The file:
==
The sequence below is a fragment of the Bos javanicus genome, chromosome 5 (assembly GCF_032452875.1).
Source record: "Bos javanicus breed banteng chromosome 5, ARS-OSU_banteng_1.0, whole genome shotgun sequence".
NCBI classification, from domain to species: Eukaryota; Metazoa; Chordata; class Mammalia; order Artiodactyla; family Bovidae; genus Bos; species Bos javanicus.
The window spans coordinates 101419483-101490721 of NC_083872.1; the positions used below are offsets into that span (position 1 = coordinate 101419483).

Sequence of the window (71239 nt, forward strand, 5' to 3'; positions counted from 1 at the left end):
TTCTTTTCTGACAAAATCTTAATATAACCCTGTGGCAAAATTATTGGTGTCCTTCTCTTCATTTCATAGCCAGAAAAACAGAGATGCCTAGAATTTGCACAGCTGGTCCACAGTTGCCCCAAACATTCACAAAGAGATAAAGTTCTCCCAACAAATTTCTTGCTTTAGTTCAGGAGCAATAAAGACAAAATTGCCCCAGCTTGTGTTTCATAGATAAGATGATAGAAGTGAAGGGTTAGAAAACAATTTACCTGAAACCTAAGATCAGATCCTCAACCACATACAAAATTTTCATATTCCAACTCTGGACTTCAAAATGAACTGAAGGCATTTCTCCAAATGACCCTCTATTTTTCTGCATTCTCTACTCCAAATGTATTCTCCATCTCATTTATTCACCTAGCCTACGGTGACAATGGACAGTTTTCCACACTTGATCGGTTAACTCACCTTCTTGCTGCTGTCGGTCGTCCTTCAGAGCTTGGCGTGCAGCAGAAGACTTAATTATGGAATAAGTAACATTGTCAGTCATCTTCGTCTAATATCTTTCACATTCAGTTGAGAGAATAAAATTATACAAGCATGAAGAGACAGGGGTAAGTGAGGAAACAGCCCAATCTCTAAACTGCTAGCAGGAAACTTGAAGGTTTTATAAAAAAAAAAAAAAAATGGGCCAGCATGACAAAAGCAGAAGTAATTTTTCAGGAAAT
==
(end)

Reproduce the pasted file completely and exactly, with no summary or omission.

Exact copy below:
The sequence below is a fragment of the Bos javanicus genome, chromosome 5 (assembly GCF_032452875.1).
Source record: "Bos javanicus breed banteng chromosome 5, ARS-OSU_banteng_1.0, whole genome shotgun sequence".
NCBI classification, from domain to species: Eukaryota; Metazoa; Chordata; class Mammalia; order Artiodactyla; family Bovidae; genus Bos; species Bos javanicus.
The window spans coordinates 101419483-101490721 of NC_083872.1; the positions used below are offsets into that span (position 1 = coordinate 101419483).

Sequence of the window (71239 nt, forward strand, 5' to 3'; positions counted from 1 at the left end):
TTCTTTTCTGACAAAATCTTAATATAACCCTGTGGCAAAATTATTGGTGTCCTTCTCTTCATTTCATAGCCAGAAAAACAGAGATGCCTAGAATTTGCACAGCTGGTCCACAGTTGCCCCAAACATTCACAAAGAGATAAAGTTCTCCCAACAAATTTCTTGCTTTAGTTCAGGAGCAATAAAGACAAAATTGCCCCAGCTTGTGTTTCATAGATAAGATGATAGAAGTGAAGGGTTAGAAAACAATTTACCTGAAACCTAAGATCAGATCCTCAACCACATACAAAATTTTCATATTCCAACTCTGGACTTCAAAATGAACTGAAGGCATTTCTCCAAATGACCCTCTATTTTTCTGCATTCTCTACTCCAAATGTATTCTCCATCTCATTTATTCACCTAGCCTACGGTGACAATGGACAGTTTTCCACACTTGATCGGTTAACTCACCTTCTTGCTGCTGTCGGTCGTCCTTCAGAGCTTGGCGTGCAGCAGAAGACTTAATTATGGAATAAGTAACATTGTCAGTCATCTTCGTCTAATATCTTTCACATTCAGTTGAGAGAATAAAATTATACAAGCATGAAGAGACAGGGGTAAGTGAGGAAACAGCCCAATCTCTAAACTGCTAGCAGGAAACTTGAAGGTTTTATAAAAAAAAAAAAAAAATGGGCCAGCATGACAAAAGCAGAAGTAATTTTTCAGGAAAT